The steering ratio is B/A+1, which in this case is 28/14+1 = 3. However, the upstream ratio only ends up needing to be a square of 28/14. Don’t ask me why, because I’m not very clear on it myself.
I derived the relationship by making an assembly of 20t and 40,50, and 60t gears to see what ratio would lead to straight driving or straight rotation. I have also empirically confirmed by setting a 1:1 gear ratio on the 775pinions and seeing the results when spun. The module stays stock-still, and Solidworks even confirms that it is fully constrained. The wheel spins freely with the 775s.

This is a very interesting concept, thanks for posting it with such detail!

So with both both driving gears being on the same side of the driven gears, you certainly get the differential action, but your motors are working against each other in both the driving and steering cases as far as I can tell.

That is, in order to drive straight, the top gear has to push one way and the bottom the other way. This is of no issue when the driving gears are on opposite sides of the driven gear, as the torques are added and forces subtracted, but it is when both are on the same side, as both the forces and torques are subtracted from each other.

In short, in both the driving and steering use case, one motor seems to be doing negative work (pushing against the direction it’s spinning). (Only in very specific cases do you have both motors spinning and pushing in the same direction)

This would be bad not only because you would be losing a lot of efficiency, but also because the unlucky motor will be generating even more heat than if it were stalling, and will be unable to retain its magic white smoke for long.

As an intuitive thought experiment, one could imagine the behavior of the module if you were to reduce the difference in gear ratios asymptotically towards zero. When the ratio is very small, both driving gears need to apply a huge force in opposite directions to drive the wheel without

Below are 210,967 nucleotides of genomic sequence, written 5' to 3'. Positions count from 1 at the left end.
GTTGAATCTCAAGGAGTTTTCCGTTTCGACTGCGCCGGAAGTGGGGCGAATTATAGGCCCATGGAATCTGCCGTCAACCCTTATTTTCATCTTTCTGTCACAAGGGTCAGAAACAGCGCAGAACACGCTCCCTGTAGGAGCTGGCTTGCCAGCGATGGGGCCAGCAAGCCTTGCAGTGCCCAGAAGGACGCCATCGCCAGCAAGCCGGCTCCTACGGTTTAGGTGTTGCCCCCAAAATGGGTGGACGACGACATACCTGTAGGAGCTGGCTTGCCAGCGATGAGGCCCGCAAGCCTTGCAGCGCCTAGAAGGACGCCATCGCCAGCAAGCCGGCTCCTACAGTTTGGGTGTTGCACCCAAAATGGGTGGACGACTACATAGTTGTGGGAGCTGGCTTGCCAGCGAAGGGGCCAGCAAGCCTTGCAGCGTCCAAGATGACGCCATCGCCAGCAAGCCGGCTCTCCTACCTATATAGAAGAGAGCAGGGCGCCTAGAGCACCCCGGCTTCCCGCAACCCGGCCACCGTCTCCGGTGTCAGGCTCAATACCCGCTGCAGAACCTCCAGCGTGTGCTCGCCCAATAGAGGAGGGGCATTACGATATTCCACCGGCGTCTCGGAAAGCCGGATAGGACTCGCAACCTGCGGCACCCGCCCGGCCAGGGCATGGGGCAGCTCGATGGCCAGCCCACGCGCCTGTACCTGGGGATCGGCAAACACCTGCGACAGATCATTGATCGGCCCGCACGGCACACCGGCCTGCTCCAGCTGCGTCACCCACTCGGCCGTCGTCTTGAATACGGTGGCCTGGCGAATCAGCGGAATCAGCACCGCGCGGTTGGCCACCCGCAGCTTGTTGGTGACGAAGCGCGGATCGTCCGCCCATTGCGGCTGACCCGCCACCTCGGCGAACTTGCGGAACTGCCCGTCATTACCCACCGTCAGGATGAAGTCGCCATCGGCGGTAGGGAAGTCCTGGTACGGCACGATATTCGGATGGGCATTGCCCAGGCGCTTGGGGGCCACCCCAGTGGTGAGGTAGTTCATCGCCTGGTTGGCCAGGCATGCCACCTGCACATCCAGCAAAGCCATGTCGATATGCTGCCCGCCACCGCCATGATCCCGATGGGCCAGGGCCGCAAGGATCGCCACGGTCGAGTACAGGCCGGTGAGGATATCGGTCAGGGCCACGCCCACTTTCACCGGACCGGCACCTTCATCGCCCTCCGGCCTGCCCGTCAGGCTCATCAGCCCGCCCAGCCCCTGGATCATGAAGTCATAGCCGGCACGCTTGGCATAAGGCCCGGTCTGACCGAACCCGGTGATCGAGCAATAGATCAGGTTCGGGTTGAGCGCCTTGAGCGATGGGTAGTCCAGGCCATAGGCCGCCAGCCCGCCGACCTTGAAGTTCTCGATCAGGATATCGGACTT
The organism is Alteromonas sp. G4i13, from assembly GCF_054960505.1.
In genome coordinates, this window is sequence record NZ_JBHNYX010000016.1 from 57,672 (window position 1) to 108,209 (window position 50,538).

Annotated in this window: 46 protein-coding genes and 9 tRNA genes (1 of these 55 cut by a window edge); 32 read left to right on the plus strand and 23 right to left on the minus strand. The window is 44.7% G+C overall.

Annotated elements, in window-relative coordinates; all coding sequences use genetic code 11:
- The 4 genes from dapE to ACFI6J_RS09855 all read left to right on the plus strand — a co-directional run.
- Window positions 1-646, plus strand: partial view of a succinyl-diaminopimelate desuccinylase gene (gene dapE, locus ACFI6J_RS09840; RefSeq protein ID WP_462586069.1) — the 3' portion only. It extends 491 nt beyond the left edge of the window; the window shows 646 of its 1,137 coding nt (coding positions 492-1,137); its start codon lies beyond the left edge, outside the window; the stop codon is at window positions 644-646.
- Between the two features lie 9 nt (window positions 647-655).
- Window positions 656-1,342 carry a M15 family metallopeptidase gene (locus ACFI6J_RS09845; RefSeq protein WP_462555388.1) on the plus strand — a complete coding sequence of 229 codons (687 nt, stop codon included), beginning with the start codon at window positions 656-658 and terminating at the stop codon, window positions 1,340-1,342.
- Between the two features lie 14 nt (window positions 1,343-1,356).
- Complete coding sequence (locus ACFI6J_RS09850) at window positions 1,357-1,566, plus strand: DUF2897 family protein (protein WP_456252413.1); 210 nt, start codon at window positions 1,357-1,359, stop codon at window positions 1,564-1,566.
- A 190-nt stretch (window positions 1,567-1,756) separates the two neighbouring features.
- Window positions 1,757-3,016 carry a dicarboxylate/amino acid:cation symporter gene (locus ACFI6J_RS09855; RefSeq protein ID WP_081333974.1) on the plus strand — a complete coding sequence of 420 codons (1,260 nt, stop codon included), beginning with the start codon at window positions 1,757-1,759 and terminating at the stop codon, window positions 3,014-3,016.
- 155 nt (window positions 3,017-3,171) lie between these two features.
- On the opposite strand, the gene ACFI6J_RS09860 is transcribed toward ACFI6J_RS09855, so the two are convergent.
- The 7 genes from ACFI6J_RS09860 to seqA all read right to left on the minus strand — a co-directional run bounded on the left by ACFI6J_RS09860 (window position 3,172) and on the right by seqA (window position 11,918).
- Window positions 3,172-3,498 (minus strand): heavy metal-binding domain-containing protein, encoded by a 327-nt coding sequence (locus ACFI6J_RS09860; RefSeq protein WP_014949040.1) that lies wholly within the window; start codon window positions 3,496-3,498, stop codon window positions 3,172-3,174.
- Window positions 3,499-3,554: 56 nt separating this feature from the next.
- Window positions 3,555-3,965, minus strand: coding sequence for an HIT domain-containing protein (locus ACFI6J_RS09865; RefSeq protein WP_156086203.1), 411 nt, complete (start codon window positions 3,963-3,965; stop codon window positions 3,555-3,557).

I’m really hoping I’m wrong, because this would be really fun to build, but just doing the math for the torques and forces is quite discouraging.

edit: Did some math. Setting steering torque to zero, you get a positive output for drive torque, but only with one motor acting against the rotation of the drive shaft. The poor 775pro. Here’s to hoping for asid61 to pop in and tell me I’ve misunderstood the design.

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I think you’re probably correct. That being said:

If I imagine the larger coaxial gear being held still while the planets walk around it, the torques exerted by both motors are equal (as I’ve added a gear ratio upstream) in order to keep the center gear still. It also seems like the module rotation speed is one-half the rotation speed of the larger planet gear, so there’s definitely some kind of a virtual gear ratio acting here.
That doesn’t mean that I know the overall output torque of the module, however. Given that differentials are usually “torque in = torque out” devices, you’re probably correct now that I think about it.

And with that I mournfully cancel my plans to make at least part of this module this weekend.

That being said, this GIF might just be the gold standard for displaying a complex assembly. If anyone wasn’t clear on the gearbox after your sweet color coded cross section (which was also incredibly useful), I think they are now.

I’m waiting for the new teams who are rushing to do swerve next year to see this after swerve bot won worlds. The hype over swerve is rising, and there’s gonna be a lot of failed attempts at a differential swerve in the coming offseason.

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We were in that boat after watching 2767 dance across the field in 2017. I hope teams start working on them now though because it will take you until Fall to get it assembled and running.

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i watched a local team buy the andymark swerve modules and struggle with the pre-made solutions to the point where they ditched them before their second comp, swerve is not for the faint of heart, even the purchasable options.

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When you set the “module torque” to zero (which I’m pretty sure is actually for the translation motion), you created a strict proportion between F1 and F2 based on r1 and r2. Then you substituted F1 = f(F2) into the equation for the other torque. You’re not gonna end up with an F1 in your solution if you substituted them all out. However, that doesn’t mean F1 is zero. F1 is trivially not zero based on the proportion before. D is also equal to F1 x r3 x (1 - r1/r2).